General Info, Case Info & Lesson Plan Sites from the nonprofit organization, StreetLaw.

On Display at the Law Library


Select related titles and DVDs from our collection:

In Chambers: Stories of Supreme Court Law Clerks and Their Justices by Todd Peppers, KF8742 .P3353 2012

Sisters in Law: How Sandra Day O’Connor and Ruth Bader Ginsburg Went to the Supreme Court and Changed the World  by Linda Hirshman
KF8744 .H57 2015

In the Balance: Law and Politics in the Roberts Court by Mark Tushnet
KF8775 .T87 2013

Murder at the Supreme Court by Martin Clancy
KF9227.C2 C525 2013

First Monday in October, starring Walter Matthau & Jill Clayburgh
PN1997 .F57 2004

Thurgood, starring Laurence Fishburne
PN1992.77 .T48 2011

Looking for something you don’t see? Just ask! Our Reference Services staff will be glad to help: http://www.law.uga.edu/reference-services or call (706) 542-6591.

Posted in Lost in the Stacks (Reference)

Featured Acquisition: The Promise of Human Rights: Constitutional Government, Democratic Legitimacy, and International Law

15513By Jamie Mayerfeld
Philadelphia: University of Pennsylvania Press, 2016
Balcony K3240 .M3834 2016

International human rights law is often criticized as an infringement of constitutional democracy. In The Promise of Human Rights, Jamie Mayerfeld argues to the contrary that international human rights law provides a necessary extension of checks and balances and therefore completes the domestic constitutional order. In today’s world, constitutional democracy is best understood as a cooperative project enlisting both domestic and international guardians to strengthen the protection of human rights. Reasons to support this view may be found in the political philosophy of James Madison, the principal architect of the U.S. Constitution. The Promise of Human Rights presents sustained theoretical discussions of human rights, constitutionalism, democracy, and sovereignty, along with an extended case study of divergent transatlantic approaches to human rights. Mayerfeld shows that the embrace of international human rights law has inhibited human rights violations in Europe whereas its marginalization has facilitated human rights violations in the United States. A longstanding policy of “American exceptionalism” was a major contributing factor to the Bush administration’s use of torture after 9/11. Mounting a combination of theoretical and empirical arguments, Mayerfeld concludes that countries genuinely committed to constitutional democracy should incorporate international human rights law into their domestic legal system and accept international oversight of their human rights practices.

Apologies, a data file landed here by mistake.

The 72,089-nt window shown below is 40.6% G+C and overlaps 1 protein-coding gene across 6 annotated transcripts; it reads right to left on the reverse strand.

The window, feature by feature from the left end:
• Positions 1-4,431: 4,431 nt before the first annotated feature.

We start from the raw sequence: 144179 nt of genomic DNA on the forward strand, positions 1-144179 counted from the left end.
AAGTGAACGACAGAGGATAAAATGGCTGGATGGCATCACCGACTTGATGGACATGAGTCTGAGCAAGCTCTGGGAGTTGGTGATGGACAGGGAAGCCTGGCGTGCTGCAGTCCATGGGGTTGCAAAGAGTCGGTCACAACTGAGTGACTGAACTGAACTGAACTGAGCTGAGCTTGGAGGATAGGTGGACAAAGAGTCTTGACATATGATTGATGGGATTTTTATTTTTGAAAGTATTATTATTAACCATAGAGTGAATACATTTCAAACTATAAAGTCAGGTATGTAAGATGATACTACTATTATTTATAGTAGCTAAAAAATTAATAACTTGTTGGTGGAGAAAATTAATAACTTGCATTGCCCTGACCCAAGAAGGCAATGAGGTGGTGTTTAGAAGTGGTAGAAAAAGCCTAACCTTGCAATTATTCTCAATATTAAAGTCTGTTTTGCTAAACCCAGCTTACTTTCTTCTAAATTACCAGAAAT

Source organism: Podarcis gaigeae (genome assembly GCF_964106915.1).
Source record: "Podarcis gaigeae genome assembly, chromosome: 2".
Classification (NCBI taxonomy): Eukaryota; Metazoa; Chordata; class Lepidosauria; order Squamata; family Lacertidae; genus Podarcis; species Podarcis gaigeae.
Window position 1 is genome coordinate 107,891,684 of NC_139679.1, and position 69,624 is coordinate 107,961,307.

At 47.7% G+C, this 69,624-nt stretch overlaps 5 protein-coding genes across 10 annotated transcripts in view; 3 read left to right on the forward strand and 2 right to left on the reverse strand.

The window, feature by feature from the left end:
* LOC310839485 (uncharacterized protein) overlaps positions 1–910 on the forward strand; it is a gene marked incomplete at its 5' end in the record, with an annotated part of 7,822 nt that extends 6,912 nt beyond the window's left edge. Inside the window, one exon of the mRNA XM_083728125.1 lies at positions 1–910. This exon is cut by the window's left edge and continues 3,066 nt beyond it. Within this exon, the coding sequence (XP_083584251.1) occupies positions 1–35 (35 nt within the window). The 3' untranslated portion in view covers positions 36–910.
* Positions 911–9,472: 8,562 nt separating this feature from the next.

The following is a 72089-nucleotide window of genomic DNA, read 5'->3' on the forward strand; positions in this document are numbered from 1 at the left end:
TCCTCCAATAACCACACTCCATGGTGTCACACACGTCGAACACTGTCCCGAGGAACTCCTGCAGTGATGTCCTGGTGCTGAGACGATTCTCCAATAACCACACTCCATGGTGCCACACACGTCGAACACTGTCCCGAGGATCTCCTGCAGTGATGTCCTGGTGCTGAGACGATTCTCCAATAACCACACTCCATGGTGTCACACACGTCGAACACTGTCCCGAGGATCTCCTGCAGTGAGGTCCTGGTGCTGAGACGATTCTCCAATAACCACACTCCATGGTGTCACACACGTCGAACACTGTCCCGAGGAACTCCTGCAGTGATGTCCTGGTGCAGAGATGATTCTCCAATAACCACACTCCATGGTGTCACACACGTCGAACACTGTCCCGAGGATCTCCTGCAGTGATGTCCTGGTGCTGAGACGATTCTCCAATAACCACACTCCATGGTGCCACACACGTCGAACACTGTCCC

For more highlights of the library’s recent acquisitions, visit: www.law.uga.edu/featured-acquisitions


Posted in Featured Acquisitions

Beyond Books: Other Items You Can Check Out


The library has many other items available for check out to law school students, faculty and staff beyond the scope of general library resources. They include:

  • bookstands
  • computer chargers for Mac and PC
  • computer mouse
  • computer keyboard
  • DVDs
  • headphones
  • iPads and iPad keyboards
  • lap desk
  • laptops
  • phone chargers for Android and iPhone
  • portable DVD player
  • umbrellas
  • usb thumb drives
  • usb webcam
  • vga connector

Also available at the circulation desk for free:

  • ear plugs
  • monitor wipes
Posted in In the Building, Resource Spotlight | Tagged